General, landscape: Becker Island stretches for about 15 km in east-westerly direction, with a maximal width of almost 4 kilometres, thus being one of the smaller islands of the archipelago, and is divided into two different parts: the longer western area is covered practically completely by a stretched low gentle ice cap (max. height almost 70m above sea level), terminating almost everywhere right into the sea with a low ice cliff. The eastern part in contrast is mostly free of ice, with gently rising coastal areas to the North and south, while a spine-like low ridge forms its center and, after reaching a maximal height of about 165 m, falls down to the sea at the eastern end in a steeper slope.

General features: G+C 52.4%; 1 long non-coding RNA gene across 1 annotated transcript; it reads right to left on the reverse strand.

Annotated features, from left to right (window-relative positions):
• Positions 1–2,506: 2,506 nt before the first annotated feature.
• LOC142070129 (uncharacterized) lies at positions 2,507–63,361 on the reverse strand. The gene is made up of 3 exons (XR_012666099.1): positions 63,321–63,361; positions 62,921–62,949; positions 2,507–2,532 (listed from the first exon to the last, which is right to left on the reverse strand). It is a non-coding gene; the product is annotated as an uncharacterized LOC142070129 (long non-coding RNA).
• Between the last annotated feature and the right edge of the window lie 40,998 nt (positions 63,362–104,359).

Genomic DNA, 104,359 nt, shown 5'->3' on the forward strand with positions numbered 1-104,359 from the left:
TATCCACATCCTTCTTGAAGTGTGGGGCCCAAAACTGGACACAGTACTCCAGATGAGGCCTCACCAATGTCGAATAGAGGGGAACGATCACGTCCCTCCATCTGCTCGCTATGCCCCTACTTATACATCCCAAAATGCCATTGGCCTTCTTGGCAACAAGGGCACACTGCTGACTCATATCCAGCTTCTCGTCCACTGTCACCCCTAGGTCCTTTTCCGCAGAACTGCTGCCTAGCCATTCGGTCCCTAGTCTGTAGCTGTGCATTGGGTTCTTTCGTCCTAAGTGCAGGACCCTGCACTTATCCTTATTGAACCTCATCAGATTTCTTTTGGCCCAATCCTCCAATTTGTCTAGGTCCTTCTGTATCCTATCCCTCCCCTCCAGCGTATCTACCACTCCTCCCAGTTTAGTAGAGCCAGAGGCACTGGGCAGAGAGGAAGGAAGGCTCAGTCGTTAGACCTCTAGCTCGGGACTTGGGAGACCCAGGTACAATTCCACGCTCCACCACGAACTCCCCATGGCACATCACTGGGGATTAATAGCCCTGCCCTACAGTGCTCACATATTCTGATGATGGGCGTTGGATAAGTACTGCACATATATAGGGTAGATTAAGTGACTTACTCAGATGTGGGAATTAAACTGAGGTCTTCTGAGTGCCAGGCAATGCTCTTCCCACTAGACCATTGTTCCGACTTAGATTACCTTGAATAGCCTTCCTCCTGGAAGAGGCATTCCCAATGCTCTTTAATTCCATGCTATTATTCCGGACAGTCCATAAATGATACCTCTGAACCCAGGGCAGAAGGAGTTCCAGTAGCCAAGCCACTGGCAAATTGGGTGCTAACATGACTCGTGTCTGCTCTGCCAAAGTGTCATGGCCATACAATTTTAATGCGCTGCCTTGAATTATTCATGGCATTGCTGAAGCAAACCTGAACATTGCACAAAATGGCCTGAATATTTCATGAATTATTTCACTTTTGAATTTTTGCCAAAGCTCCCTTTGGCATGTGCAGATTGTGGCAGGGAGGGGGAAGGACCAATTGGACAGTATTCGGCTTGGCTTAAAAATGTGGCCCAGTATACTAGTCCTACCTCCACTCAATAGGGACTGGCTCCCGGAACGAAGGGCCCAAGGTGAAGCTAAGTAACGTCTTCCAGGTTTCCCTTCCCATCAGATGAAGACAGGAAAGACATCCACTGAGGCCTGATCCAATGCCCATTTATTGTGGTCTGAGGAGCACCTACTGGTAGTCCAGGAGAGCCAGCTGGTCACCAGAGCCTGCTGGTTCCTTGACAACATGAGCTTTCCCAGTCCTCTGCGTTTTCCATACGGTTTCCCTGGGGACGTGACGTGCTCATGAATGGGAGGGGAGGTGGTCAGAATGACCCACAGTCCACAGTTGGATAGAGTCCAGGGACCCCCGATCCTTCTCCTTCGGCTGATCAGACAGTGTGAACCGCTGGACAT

Due to its location in the northeast of Franz-Josef-Land, Becker Island is among those areas longer surrounded by drift ice in summers.
History: Becker Island was discovered and named during the sledge advance of Payer from the TEGETTHOFF in spring 1874. It is not connected to any further special events in the history of the archipelago, and is hardly ever visited.